• It’s not going to. That salaried-worker policy is tricky. Just because a person is one of them many places slave that kind of workers by forcing them to work extra without pay. Who said that $600-640/wk is a A-1 salary for a pro? Many blue-collar workers do 2-3 times that much: police officers, firefighters and so. If Obama believe some areas of fixed salary labor should receive OT just because of that title, as noticed by many the small business is going to get hurt. What are they going to do in order to avoid paying OT? Get more employees and reduce the hours per worker, or limit the work to 40 hrs/shift. But at the same time it should wise to pass a law that benefits every fixed-salary employee to work up to 40 hrs/wk and 10% (4 hrs) and no compensation for those hrs when needed. Beyond those 4 hrs. every employee with fixed salary should be paid by the hours he/she works over 44. You can be sure that will bring a sudden stop to places where they ABUSE and SLAVE employees by forcing them to work extra for no extra pay. On the other hand, some small business do the same, so they could be forced to pay their blue-collar employees for every hour they labor, even at the same rate. I know of places where that kind of abuses happens every single week. Finally, if Obama firmly believe (like he once said) that raising the salaries will bring more money to the workers and because of that they will SPEND more, he is dead wrong: what good is a law that raises the salaries when actually the problem is not the salary but the lack of work. Instead of being pushing this kind of fix-up laws he should remember that he promised 2 MILLION JOBS in 2007. Where are they? Bla, bla, bla, and the same after more than 5 unfruitful years of sitting in the White House. Somebody, show me what has he accomplished so far? Promises, promises. If the country is going forward is just because of the kind of people we have, not because of his leadership which is a full disgrace to USA. God bless America because we need His blessings in a hurry.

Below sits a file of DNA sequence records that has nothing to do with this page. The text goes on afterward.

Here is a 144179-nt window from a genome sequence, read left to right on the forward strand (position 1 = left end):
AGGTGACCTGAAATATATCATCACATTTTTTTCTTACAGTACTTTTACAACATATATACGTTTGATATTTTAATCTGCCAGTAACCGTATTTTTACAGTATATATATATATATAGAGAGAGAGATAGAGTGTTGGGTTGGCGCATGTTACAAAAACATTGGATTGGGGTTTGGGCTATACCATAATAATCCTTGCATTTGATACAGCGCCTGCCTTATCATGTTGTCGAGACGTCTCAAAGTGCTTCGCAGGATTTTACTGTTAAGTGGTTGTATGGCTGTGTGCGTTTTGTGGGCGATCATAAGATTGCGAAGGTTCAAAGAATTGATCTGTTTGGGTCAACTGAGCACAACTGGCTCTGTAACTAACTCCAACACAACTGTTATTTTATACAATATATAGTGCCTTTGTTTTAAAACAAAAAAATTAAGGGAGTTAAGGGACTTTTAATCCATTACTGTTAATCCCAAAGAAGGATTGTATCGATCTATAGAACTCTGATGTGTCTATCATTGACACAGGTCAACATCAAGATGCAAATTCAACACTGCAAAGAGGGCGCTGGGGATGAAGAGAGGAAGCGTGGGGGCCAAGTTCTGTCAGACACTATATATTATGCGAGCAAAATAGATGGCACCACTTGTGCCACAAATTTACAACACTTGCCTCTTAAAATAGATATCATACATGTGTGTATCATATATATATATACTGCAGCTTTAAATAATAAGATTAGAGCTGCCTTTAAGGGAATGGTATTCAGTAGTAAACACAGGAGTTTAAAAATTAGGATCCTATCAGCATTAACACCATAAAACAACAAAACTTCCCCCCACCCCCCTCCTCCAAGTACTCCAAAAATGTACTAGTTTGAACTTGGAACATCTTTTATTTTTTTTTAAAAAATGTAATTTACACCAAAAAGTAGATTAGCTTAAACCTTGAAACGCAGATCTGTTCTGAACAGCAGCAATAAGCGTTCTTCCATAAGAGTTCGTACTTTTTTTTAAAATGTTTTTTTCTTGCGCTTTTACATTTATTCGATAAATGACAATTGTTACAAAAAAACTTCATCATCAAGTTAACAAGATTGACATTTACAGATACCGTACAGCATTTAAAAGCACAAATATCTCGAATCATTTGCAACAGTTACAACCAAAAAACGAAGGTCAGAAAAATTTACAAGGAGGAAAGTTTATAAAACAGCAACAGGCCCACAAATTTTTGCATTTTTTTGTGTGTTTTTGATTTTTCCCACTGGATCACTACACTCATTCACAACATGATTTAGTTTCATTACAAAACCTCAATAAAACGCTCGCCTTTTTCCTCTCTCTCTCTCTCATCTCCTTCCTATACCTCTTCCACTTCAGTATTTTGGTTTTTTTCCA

• I agree. By outsourcing, companies would most likely cut costs. In fact, it is better to hire online employees instead. Though it may take some time to manage them, it is still good in the long run.